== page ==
Just before Christmas on Tuesday 28 December 1875 the audience in the Alexandra Theatre on Blonk Street, Sheffield were horrified when a fire caused by some flimsy material catching fire occurred right in front of their eyes. It was estimated that there were around 5,000 people in the audience that night , attending the pantomime which involved a ‘transformation scene’. This involved two nymphs ‘descending from their fairy-like homes to the bower below’.
These were created by long pieces of beautiful transparent gauze hanging over the stage. Waiting for her cue one of the nymphs, a girl called Alma Oldale was standing on an iron bar which was suspended over the stage in front of the same gauze like material. She was wearing nothing but a chemise and a costume made of ’cloth of silver’ material. Hidden from view ,Alma suddenly saw a gust of wind caused the nearest piece of gauze to go towards the gas light at the front of the stage. Within a heartbeat, the light fabric caught fire, flaring up so quickly that people were screaming as they jumped from their seats. Seeing the conflagration in front of them, many rushed towards the exits in panic.
Within seconds the theatre was in the wildest confusion with men, woman and children trying all to escape. Alma was still suspended over the stage, watching in horror as the flames shot up the gauzy fabric and set fire to the flimsy dress she was wearing. She screamed in terror, but thankfully one of the stage hands standing in the wings, saw what had happened and he quickly pulled the fabric down onto the stage. He managed to extinguished the flames, but by this time the fire had now reached the rope which suspended the iron bar on which Alma stood. As a result the burning girl fell heavily down onto the stage below.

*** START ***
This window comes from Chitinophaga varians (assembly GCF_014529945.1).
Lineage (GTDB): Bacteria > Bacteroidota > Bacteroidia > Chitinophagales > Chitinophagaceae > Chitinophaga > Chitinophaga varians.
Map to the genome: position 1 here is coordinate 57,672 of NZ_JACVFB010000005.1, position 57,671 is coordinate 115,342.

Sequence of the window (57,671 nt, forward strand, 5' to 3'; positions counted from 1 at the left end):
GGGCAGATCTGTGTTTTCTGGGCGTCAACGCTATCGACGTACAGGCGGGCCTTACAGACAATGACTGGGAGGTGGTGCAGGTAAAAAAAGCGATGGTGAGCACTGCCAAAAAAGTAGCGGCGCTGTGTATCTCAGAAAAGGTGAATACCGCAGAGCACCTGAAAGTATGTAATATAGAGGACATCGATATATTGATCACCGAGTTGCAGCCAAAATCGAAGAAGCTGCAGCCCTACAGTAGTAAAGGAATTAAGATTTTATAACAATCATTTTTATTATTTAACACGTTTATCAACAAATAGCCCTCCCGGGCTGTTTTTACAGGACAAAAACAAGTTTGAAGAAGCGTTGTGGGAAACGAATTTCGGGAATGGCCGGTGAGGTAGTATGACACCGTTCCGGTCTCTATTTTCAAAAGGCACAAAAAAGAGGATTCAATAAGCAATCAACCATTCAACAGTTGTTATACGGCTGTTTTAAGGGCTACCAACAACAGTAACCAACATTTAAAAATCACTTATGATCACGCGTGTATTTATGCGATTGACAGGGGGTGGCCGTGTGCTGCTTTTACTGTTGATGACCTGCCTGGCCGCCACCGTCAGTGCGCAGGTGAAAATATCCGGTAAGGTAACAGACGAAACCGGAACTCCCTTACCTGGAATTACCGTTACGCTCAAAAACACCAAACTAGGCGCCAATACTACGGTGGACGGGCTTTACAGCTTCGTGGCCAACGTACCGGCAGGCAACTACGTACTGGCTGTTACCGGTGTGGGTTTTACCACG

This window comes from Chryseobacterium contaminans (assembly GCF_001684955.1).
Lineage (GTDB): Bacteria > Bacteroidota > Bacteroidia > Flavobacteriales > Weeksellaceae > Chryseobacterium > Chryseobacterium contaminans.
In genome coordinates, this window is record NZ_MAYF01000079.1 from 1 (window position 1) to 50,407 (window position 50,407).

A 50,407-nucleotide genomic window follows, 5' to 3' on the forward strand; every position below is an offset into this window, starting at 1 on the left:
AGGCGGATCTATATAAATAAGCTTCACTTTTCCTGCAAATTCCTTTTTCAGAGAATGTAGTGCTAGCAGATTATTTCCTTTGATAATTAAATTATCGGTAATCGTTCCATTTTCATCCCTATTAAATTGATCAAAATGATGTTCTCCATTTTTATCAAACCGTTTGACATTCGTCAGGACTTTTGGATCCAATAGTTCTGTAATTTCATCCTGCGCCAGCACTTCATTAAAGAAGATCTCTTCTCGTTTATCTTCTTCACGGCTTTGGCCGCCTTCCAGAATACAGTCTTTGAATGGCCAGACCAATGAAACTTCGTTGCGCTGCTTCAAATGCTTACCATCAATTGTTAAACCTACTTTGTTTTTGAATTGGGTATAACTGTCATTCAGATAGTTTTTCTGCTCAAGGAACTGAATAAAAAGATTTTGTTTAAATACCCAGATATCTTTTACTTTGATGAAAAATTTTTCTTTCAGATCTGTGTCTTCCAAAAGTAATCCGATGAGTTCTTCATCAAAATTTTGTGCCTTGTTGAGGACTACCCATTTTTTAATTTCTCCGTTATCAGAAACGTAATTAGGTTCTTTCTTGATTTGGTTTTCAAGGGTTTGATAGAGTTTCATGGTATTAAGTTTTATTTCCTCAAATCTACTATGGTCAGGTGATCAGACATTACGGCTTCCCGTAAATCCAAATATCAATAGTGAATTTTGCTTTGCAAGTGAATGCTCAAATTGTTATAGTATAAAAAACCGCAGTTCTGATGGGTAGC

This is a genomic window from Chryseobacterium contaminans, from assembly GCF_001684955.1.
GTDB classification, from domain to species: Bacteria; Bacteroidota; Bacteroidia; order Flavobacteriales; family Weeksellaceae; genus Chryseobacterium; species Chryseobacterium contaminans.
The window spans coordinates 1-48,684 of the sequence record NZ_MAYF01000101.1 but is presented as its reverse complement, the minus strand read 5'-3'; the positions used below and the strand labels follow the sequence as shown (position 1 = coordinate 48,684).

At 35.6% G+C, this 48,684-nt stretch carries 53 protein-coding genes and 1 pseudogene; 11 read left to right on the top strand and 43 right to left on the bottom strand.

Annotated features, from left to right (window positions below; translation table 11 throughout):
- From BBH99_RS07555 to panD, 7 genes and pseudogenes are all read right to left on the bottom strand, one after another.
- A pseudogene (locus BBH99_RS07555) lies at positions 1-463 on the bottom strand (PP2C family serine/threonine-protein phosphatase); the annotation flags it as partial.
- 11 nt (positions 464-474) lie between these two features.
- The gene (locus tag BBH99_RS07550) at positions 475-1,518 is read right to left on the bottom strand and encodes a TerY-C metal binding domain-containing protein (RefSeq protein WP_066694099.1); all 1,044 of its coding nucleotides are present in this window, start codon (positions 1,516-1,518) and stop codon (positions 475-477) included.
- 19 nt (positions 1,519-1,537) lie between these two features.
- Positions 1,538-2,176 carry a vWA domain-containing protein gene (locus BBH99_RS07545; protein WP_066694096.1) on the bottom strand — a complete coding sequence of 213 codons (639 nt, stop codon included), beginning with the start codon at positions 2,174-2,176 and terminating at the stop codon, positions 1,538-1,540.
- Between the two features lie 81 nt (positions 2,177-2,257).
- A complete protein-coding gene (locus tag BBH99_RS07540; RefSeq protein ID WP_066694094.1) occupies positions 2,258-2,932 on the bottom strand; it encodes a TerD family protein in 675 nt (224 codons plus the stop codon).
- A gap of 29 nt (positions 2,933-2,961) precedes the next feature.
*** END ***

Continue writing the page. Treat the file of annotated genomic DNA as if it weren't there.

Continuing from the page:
The stage manager Mr W Cromwell, in order to prevent the panic from spreading any further, ordered the heavy curtains at the front of the stage to be dropped. No one could quite believe how quickly the accident had happened and the devastation it had caused. Then Mr Cromwell instructed some comedians to go onto the front of the stage and continue with the show. Now unable to see the flames or the injured girl behind the curtain, the audience gradually ceased their flight and returned back to their seats, and the programme was restored. Meanwhile those who had escaped the fire, spread the most wild rumours which quickly got to the ears of Mr Jackson, the Chief Constable.
Immediately he dispatched a message to the fire office and within a short period, Superintendent Pound, the fire officer and his men ran out the steam fire engine, attached the horses to it and quickly drove to the theatre where thankfully they were not needed. However Alma, whose dress had caught fire was found to be to be very badly burned. Whilst the comedians entertained the audience in front of the curtain, she was quickly moved to the surgery of Mr Hargreaves on Eyre Street, Sheffield. As he attended to her burns, Alma told him that she had just turned 18 and she lived on Myrtle Road, Heeley with her parents Henry and Annie Oldale.